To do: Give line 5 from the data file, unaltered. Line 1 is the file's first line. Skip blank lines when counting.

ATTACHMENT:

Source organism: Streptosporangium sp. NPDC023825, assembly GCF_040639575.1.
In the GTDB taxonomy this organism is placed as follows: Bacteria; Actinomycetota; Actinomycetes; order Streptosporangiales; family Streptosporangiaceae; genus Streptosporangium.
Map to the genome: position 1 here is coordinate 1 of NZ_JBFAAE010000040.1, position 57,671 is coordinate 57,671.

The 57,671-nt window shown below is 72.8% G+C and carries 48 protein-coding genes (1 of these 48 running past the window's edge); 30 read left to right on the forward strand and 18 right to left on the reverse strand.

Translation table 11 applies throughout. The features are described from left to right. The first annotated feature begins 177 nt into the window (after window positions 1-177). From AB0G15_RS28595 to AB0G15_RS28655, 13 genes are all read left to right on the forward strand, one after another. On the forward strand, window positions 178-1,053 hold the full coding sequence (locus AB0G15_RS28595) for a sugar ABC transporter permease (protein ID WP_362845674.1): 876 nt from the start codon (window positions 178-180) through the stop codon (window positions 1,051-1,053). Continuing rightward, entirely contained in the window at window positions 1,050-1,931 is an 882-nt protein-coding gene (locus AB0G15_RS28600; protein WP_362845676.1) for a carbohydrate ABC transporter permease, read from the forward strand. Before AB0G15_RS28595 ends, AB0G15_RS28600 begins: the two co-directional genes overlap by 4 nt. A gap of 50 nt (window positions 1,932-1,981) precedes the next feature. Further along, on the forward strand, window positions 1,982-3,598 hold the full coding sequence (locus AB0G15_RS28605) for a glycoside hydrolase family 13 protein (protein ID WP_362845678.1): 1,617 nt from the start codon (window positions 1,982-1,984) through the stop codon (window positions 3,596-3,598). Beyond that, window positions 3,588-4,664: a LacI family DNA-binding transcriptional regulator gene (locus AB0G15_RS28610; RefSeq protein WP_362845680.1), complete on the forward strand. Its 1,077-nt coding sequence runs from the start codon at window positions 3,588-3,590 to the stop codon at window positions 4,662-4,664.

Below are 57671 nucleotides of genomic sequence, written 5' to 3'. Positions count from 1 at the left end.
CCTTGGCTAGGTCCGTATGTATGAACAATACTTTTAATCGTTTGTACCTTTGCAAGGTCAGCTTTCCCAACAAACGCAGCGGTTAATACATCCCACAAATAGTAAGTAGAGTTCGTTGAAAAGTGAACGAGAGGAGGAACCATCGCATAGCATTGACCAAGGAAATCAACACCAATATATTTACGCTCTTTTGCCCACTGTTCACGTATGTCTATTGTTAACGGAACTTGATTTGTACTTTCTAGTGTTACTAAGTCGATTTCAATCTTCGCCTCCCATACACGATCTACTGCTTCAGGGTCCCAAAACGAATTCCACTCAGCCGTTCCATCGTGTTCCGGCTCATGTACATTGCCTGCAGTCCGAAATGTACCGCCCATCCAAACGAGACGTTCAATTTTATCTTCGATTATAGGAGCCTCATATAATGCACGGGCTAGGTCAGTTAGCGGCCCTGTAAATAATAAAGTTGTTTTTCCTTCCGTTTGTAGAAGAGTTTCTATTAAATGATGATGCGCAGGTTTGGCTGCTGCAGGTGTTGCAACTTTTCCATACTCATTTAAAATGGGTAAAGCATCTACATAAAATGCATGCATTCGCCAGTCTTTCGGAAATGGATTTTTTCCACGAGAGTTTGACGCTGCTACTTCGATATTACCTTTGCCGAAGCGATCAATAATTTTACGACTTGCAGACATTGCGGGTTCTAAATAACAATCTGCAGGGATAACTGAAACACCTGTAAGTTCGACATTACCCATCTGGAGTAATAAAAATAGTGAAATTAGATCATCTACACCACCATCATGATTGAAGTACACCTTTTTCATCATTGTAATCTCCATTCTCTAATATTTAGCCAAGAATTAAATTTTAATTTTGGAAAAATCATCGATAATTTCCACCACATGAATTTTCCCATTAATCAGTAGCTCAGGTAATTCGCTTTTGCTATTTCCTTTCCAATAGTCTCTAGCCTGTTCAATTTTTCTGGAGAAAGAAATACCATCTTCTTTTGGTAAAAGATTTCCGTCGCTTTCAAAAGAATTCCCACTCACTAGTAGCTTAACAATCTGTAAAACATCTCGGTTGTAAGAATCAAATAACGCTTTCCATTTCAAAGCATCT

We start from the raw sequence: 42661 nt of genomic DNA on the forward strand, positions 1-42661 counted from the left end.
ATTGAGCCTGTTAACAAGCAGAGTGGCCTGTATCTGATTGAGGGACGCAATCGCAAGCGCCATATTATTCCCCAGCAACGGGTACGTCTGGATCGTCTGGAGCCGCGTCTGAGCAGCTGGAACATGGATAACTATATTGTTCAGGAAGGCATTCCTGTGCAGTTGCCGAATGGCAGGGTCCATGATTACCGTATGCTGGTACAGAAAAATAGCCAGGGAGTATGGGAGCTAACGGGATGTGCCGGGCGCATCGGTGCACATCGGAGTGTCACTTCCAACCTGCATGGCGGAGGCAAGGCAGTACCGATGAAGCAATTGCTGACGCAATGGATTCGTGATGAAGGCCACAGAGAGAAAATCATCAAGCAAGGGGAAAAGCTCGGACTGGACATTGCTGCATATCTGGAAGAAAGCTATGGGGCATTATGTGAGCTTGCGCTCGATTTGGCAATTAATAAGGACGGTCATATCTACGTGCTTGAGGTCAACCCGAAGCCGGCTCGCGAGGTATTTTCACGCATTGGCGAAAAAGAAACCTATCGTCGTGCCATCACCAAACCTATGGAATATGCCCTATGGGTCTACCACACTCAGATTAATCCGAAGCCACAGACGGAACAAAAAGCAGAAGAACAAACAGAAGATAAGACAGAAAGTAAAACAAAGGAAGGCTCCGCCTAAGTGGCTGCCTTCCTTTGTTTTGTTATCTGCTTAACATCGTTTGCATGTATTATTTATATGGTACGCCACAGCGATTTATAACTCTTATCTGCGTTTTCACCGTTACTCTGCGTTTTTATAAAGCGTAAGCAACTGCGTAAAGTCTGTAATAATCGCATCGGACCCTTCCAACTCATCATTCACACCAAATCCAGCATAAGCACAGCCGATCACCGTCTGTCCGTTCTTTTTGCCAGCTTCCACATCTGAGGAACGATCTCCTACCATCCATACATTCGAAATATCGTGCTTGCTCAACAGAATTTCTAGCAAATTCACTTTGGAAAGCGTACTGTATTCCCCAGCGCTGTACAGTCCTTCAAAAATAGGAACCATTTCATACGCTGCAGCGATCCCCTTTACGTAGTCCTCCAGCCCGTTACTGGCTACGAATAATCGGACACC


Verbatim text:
Translation table 11 applies throughout. The features are described from left to right. The first annotated feature begins 177 nt into the window (after window positions 1-177). From AB0G15_RS28595 to AB0G15_RS28655, 13 genes are all read left to right on the forward strand, one after another. On the forward strand, window positions 178-1,053 hold the full coding sequence (locus AB0G15_RS28595) for a sugar ABC transporter permease (protein ID WP_362845674.1): 876 nt from the start codon (window positions 178-180) through the stop codon (window positions 1,051-1,053). Continuing rightward, entirely contained in the window at window positions 1,050-1,931 is an 882-nt protein-coding gene (locus AB0G15_RS28600; protein WP_362845676.1) for a carbohydrate ABC transporter permease, read from the forward strand. Before AB0G15_RS28595 ends, AB0G15_RS28600 begins: the two co-directional genes overlap by 4 nt. A gap of 50 nt (window positions 1,932-1,981) precedes the next feature. Further along, on the forward strand, window positions 1,982-3,598 hold the full coding sequence (locus AB0G15_RS28605) for a glycoside hydrolase family 13 protein (protein ID WP_362845678.1): 1,617 nt from the start codon (window positions 1,982-1,984) through the stop codon (window positions 3,596-3,598). Beyond that, window positions 3,588-4,664: a LacI family DNA-binding transcriptional regulator gene (locus AB0G15_RS28610; RefSeq protein WP_362845680.1), complete on the forward strand. Its 1,077-nt coding sequence runs from the start codon at window positions 3,588-3,590 to the stop codon at window positions 4,662-4,664.